Leonid Okun was born in Minsk in 1929. Thus, when the Soviet-German war started in June 1941 and the Germans entered Minsk, he was only eleven. Okun and his family did not succeed in leaving the city during the mass escape from it (they choose a wrong way and were intercepted by the Germans). As a result, in July 1941 they were imprisoned in the Minsk ghetto. In the winter of 1941-1942 Leonid became a messenger from the partisans to the ghetto. When escapes from the ghetto to the Soviet partisans began, he was one of the two dozen children guides who accompanied the escapees. Hersh Smolar mentioned Okun in his memoirs. However, what Smolar failed to mention was the fact that the Belorussian collaborationist police learned of Okun's activities and hanged his parents and siblings in the ghetto.
In 1942, Okun joined the Jewish family camp headed by Semion (Sholem) Zorin, also known Partisan Unit 106. Leonid in fact became Zorin's orderly. As a liaison man (of Unit 106) with other Soviet partisan units, Okun encountered many instances of antisemitism on the part of both non-Jewish rank-and-file partisans and commanders; he knew even more from his conversations with Jewish partisans in other units. In particular, he was struck by the unwillingness of almost all partisan commanders to accept Jews into the ranks of their fighters. In 1944 three Soviet agents came to Zorin and asked for a guide who knew the forests well; Zorin reluctantly agreed to give them Leonid Okun. Several days later, Okun crossed the front lines together with these men and joined the Red Army (the 153th Infantry Division).
Okun served first as a rifleman, then as a scout. He received his first military award, The Order of Glory, for capturing a German officer during a scouting raid. Okun stunned the officer with the butt of his rifle and then dragged him 300 meters back to a Soviet position. He relates: "I dragged him about three hundred meters across "no man's land" and then our guys noticed me and crawled toward me, with scouts from our platoon helping me to drag the prisoner. When they saw that the prisoner was an officer, they rushed to embrace me warmly, saying - "Wow, our little Yid! Tough fellow! What a strange thing he managed to do!" (Interview given in Israel in the 2000s). Okun was also recommended for other military awards, such as The Order of the Red Banner and The Order of the Red Star, but he was not awarded them.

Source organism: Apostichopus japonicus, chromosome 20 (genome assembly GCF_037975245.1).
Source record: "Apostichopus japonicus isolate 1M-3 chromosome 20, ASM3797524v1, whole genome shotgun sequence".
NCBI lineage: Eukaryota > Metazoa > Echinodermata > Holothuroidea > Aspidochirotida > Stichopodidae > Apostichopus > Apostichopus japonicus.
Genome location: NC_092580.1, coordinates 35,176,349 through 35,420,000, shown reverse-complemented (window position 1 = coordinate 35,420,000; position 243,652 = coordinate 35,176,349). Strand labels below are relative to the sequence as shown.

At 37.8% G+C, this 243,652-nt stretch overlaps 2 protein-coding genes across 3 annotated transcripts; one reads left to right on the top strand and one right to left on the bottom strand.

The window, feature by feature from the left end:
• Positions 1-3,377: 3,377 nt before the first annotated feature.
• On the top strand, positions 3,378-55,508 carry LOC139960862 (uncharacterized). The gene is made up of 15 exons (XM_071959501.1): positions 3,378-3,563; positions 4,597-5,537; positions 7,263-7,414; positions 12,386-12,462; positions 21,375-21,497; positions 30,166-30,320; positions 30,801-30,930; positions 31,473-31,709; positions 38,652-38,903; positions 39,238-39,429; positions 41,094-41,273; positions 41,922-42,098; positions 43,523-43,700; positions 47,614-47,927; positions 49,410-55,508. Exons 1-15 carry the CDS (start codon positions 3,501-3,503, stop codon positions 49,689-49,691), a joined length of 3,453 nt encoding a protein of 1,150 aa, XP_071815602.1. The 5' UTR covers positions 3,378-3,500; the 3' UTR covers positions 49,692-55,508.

After the war, Okun lived in Minsk. In 1985, when the USSR was celebrating the 40th anniversary of the victory in World War II, the Soviet authorities began to award all surviving veterans the Order of the Patriotic War. When he submitted his documents to the district military commissariat to confirm his right to receive the award, Okun was insulted by an antisemitic military commissar, who claimed that Okun either bought his military awards or forged his military records. In the early 1990s, Okun left the USSR for Israel in the early 1990s. He died in 2015.
From the interview that Leonid Okun gave in Israel in the 2000s:
"I was extremely happy that I was allowed to remain at the front. I was interested in revenge and only revenge. When I was killing the next enemy, when I was pressing the trigger of my rifle, I always said in a whisper: "This one is for my mother; this one – for my sister; this one – for my brother!" I killed for each one of my relatives who were annihilated by the Nazis… When the war ended, I had long worried that I had not killed enough of them...
Q.: Did your nationality [ethnicity] in some way affect the attitude of your fellow-servicemen to you while you were serving in the Red Army?
A.: In the army, at the front, the national question was not as acute as in partisan groups, or in the rear. In the reconnaissance [units], there were always serving good, genuine Russian people with a good heart.
No, in the army in this respect, it was tolerable. As for minor matters, this did occur several times. But basically, their attitude to me was excellent, everybody saw a young Jew fighting with the reconnaissance, killing enemies, and being wounded many times…. I believe that the soldiers of the national minorities in Central Asia, those in the army, suffered from mockery and chauvinist remarks from individual soldiers and officers no less than did the Jews.
(The interview can be found on iremember.ru)